Thorncreek GC, Thornton. Baxter Spann (1992) with renovation (2018).

I never played here very much and they recently did a fairly substantial ($10 million) renovation, so my memories of the course are out of date.

The renovation switched the nines, among other things. My recollection was the (old) back nine was the better side, playing around a creek and just generally in more open land. The changes removed bunkers and widened fairways, among other things.

The current first hole is a good example. As the old tenth, it was a narrow, awkward hole hard against the creek on the left. This was a short hole so you could lay back and leave yourself a terrible angle or try to hit driver between a tree and the creek and hope you’d find the 20 yard wide fairway. Now the bunker to the right is gone and the fairway is significantly wider, allowing for more options off the tee. This is good for an opening hole. But then the truth is more options also very often get the player in more trouble.

Trouble lurks left of #1 (Credit: Colorado Avid Golfer)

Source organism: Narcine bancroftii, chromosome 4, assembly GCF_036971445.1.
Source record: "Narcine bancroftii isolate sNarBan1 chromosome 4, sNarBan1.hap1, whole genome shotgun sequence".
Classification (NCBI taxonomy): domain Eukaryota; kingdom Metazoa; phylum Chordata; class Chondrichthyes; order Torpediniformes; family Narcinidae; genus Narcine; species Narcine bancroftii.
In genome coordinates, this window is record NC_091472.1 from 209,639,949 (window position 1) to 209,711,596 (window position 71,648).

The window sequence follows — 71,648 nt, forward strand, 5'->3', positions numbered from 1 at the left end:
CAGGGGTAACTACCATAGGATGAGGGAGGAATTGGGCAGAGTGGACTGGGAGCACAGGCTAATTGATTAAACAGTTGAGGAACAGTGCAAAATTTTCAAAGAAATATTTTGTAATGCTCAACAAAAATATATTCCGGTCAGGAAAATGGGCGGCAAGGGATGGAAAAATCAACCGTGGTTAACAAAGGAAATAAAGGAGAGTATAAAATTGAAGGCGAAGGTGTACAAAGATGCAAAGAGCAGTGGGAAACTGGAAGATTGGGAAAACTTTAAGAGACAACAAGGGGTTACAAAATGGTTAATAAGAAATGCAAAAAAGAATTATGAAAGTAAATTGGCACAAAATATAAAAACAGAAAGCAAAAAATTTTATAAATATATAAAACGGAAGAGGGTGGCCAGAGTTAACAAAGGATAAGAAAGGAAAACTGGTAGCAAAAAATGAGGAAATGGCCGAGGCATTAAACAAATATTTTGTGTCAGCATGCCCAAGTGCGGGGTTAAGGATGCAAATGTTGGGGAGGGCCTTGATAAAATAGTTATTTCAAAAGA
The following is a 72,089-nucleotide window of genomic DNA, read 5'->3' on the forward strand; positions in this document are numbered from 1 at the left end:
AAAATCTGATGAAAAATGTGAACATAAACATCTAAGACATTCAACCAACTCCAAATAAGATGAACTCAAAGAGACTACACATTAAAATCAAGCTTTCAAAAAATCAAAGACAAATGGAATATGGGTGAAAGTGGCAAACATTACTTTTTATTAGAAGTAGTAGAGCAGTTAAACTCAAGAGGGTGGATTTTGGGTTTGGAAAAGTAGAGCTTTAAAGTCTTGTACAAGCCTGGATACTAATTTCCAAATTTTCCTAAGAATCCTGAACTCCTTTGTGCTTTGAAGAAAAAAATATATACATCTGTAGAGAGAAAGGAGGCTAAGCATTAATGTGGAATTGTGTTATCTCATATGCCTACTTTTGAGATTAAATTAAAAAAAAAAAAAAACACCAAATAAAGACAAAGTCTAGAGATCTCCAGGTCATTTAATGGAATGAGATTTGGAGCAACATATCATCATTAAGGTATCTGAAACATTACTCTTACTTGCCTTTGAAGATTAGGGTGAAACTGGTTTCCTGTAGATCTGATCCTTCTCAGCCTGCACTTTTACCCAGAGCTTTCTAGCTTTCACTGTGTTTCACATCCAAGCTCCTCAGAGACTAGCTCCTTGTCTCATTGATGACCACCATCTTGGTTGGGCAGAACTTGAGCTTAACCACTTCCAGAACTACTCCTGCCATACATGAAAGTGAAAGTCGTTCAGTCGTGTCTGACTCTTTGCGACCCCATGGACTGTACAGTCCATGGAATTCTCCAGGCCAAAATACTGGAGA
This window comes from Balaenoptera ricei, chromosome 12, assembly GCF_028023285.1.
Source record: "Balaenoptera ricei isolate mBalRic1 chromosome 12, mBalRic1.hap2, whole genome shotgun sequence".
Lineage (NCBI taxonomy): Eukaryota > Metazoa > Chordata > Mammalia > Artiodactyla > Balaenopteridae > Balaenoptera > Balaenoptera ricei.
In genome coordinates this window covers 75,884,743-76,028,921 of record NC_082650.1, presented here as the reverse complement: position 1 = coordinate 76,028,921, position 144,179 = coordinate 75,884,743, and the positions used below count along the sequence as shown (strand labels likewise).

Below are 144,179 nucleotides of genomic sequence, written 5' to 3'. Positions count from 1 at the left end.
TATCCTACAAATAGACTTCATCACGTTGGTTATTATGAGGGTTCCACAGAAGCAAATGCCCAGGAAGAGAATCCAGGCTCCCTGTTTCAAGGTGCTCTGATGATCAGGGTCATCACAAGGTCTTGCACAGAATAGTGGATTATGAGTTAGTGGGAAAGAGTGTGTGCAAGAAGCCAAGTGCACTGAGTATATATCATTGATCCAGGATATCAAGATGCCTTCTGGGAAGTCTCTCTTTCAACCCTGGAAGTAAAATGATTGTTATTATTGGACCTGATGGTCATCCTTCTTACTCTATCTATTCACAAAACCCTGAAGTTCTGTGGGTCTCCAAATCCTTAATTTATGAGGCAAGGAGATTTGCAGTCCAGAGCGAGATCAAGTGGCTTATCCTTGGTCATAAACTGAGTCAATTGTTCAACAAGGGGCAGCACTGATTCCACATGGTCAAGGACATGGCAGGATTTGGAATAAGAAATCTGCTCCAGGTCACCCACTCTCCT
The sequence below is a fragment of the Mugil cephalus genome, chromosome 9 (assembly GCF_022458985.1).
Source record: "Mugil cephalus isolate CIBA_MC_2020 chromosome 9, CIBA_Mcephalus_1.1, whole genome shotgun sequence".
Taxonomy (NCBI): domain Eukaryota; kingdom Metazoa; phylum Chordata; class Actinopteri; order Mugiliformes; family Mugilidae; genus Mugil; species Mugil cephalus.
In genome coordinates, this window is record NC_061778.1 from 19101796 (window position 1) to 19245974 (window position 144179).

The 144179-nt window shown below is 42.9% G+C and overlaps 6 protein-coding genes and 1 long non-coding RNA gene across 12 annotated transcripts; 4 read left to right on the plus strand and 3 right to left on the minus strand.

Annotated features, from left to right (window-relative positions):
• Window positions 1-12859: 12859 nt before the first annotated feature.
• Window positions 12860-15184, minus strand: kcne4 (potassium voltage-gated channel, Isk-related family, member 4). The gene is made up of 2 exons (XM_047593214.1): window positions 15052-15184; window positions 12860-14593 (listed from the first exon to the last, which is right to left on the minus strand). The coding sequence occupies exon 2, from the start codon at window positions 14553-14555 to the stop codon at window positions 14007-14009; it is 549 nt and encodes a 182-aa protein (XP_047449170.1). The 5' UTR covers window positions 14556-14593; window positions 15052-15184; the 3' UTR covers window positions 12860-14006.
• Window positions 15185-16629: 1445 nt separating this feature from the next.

The best holes on what is now the front nine also play around the creek, crossing it in a few places, or playing alongside as at the eighth.

The back nine plays through homes and, in its old iteration was not especially memorable, save for one awkward par 5. There’s not much you can do about the real estate, but on this side too the fairways are wider and the options look better.

Even the awkward hole (the 16th now) has been much improved. A creek used to cross the fairway right in the landing zone for the drive, which was very frustrating on a long par 5. For the renovation, Spann was able to pipe the creek under the fairway, allowing players to swing away on the drive. The creek then runs down the left side of the hole to the green which has been moved to the right.

#17 (Credit: Thorncreek GC)

That same creek plays down the left side of the 17th as well, a par 3 with an excellent view of the mountains in the distance.

Thorncreek was never a course that made a big impression on me, but little improvements can make a big difference. I’d certainly like to see it again now.

Colorado 6th Decile [1995]